PGA Tour Returns To Maryland For First Time Since 2018 For Wells Fargo Championship

Posted on May 3, 2022 - Last Updated on September 12, 2022

The PGA Tour returns to Maryland for the first time since 2018 for the Wells Fargo Championship this weekend. Maryland sports betting fans may remember when the TPC Potomac at Avenel Farm hosted back-to-back PGA Tour events in 2017 and 2018. The course presents a stern test and has hosted 25 professional golf tournaments since 1986.

This year’s tournament is played on the same TPC Potomac course. It is the pinch-hitter for the annual event at Quail Hollow Club in Charlotte, N.C. Quail Hollow is holding The President’s Cup in September, another opportunity for the D.C. area to shine as a Tour destination.

Unfortunately, mother nature won’t cooperate as cooler temperatures in the 50s are in the advance forecast, with rain more likely Friday and Saturday in Potomac. That was the case as well during the 2017 event when play was suspended Saturday by heavy rains and thunderstorms. PGA Tour officials say the most difficult thing to deal with on Tour is the weather, and rules officials and players may have another course management skill to navigate during this year’s event.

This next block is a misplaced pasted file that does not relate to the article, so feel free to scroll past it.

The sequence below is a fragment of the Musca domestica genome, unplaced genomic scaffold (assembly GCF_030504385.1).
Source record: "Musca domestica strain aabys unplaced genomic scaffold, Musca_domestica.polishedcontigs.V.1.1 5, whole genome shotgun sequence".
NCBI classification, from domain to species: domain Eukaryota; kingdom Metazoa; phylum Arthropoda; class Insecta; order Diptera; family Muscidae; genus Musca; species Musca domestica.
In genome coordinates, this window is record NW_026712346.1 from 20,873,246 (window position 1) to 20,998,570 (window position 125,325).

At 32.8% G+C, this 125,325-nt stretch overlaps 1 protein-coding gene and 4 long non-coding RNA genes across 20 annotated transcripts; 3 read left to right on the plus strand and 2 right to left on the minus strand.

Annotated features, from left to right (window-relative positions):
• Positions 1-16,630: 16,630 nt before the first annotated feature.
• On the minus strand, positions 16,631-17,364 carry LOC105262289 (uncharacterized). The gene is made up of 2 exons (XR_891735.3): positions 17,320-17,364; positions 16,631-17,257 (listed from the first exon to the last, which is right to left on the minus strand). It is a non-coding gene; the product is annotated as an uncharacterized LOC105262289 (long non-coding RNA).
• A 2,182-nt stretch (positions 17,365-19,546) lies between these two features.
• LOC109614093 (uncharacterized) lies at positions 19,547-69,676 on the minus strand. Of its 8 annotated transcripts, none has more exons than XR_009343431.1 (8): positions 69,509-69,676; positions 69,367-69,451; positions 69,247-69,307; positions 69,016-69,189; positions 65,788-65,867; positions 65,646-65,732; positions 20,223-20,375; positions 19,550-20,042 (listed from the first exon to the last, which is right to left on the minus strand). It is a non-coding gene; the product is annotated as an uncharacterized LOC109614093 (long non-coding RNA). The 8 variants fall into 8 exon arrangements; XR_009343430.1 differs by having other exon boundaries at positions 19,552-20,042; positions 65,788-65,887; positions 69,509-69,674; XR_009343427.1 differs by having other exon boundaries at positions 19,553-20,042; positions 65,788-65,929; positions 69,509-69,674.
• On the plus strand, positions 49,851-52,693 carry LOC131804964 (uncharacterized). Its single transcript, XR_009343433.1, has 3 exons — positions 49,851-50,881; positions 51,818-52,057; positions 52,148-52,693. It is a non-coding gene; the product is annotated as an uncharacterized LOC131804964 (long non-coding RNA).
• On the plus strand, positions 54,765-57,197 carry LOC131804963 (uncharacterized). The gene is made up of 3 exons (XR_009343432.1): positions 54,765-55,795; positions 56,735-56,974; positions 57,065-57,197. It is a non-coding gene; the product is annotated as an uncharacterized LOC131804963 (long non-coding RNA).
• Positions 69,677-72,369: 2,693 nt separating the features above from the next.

Still, check out what’s in store for Maryland sports this week and live launch updates as mobile sports betting in Maryland shoots to tee off later this year. Let PlayMaryland serve as your caddie to guide you on the latest news.

You can follow tournament news, updates and highlights on Twitter @WellsFargoGolf.

Top players to watch

While leading online sportsbooks like BetMGM, FanDuel, DraftKings and Caesars Sportsbook are not yet live in Maryland, we’ve compiled the best odds available on the top players and leading favorites to win the 2022 Wells Fargo Championship.

Odds are always subject to change as the betting market is fluid and bets are placed online throughout each day around the country. This includes prop bet offerings, selected player matchups in the tournament and daily round-by-round matchups.

  • Rory McIlroy: +750
  • Corey Connors: +1700
  •  Matthew Fitzpatrick: +2100
  • Tony Finau: +2500
  • Tyrrell Hatton: +2800
  • Marc Leishman: +3600
  • Russell Henley: +3700
  • Abraham Ancer: +3500
  • Gary Woodland: +3600
  • Cameron Young: +3600
  • Keegan Bradley: +3700
  • Patrick Reed: +4000
  • Max Homa: +4100
  • Paul Casey: +4100
  • Seamus Power: +4800
  • Si Woo Kim: +4800